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Tuesday, Sep. 2, 2014

Network media adds slant to its news

Thursday, December 13, 2007

I watch more than my share of television news because that's my business and, even if it were not, I think somehow we have a passing responsibility to stay informed. Without information, we're prone to make poor decisions. Without information, we're left to guess at solutions instead of thinking them through.

But television news is changing. And not for the better.

The column you are now reading is an opinion. I make no bones about it. These are my opinions and they are not to be confused with the actual news of the day. News should be about facts and opinions should be about how someone interprets those facts.

But increasingly, network news especially is blurring that line between facts and opinions. It's obvious to everyone. And it should be disturbing.

Last night I watched one of the endless stream of television talking heads and I was stunned - which is pretty hard to do - on just how slanted the reporting had become. This particular talking head was running down a list of Bush administration "failures" with such joy that he didn't even pretend he was reporting news. He was clearly giving his opinion cloaked in a news program.

There was a time not too long ago that you could pay attention and read between the lines of news programs and see how the report was slanted. But today there is no reading between the lines. There are simply no lines.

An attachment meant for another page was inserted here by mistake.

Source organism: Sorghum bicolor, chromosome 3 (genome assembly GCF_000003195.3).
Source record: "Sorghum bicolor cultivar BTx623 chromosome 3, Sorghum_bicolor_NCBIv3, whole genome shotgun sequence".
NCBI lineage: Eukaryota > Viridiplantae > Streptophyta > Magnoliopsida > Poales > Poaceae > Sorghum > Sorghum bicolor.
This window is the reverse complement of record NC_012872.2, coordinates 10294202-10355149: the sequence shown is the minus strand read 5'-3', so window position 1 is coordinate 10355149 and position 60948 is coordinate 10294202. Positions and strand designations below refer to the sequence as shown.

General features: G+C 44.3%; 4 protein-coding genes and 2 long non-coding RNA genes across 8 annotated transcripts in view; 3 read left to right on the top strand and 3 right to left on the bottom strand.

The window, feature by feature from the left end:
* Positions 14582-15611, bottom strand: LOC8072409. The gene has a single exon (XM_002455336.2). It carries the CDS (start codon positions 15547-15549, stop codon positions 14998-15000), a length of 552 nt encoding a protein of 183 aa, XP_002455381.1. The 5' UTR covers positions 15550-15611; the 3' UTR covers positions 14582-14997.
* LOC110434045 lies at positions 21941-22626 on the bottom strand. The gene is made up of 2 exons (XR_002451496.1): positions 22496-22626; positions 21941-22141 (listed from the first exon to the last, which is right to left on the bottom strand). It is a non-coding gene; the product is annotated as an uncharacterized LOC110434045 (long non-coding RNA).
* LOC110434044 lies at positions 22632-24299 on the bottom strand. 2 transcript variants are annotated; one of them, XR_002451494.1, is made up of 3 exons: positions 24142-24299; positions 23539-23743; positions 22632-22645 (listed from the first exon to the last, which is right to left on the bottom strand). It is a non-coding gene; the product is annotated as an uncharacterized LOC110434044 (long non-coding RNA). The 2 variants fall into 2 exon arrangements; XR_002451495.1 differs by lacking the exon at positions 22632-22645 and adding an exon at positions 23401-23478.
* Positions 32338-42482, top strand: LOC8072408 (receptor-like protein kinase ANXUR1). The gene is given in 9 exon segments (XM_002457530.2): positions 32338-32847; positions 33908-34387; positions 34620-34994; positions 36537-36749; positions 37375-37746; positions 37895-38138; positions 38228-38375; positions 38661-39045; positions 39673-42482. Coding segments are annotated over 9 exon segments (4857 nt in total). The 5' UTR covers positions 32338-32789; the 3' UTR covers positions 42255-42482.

And because of this, the American public has lost all faith in the national news media. Virtually every national poll shows that national network news is held in low regard by an overwhelming majority of Americans. We can no longer believe these national programs are impartial. They have lost all pretense of impartiality. And, as a result, they have lost their audience, their respect and their power.

The latest example was the Republican presidential debate on CNN a couple of weeks ago when You Tube "plants" were permitted to ask questions that were clearly coming from the Democratic candidates' staffers. CNN pretended they knew nothing about the "plants" but their alibi was bogus and shallow. The result was that even more Americans came to realize that you can't trust nor believe much of what is packaged as news on the networks anymore.

With an election year just around the corner, the stakes will be increased. And the "reporting" will become even more slanted and tilted toward the opinions of those running the show.

One of the first signs of decay in society is when the people can no longer trust those who are pledged to provide us with honest and accurate information. Without that foundation, we lose trust in all aspects of society. The resulting breakdown will not be pretty. It will cost us dearly.

If you go way back to the days of Walter Cronkite - and that's a stretch - the American public held our national media in high regard. And we did so because we had faith they were telling us the truth. Those days are long gone. And as a society, we suffer from this lost innocence.



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Michael Jensen
Michael Jensen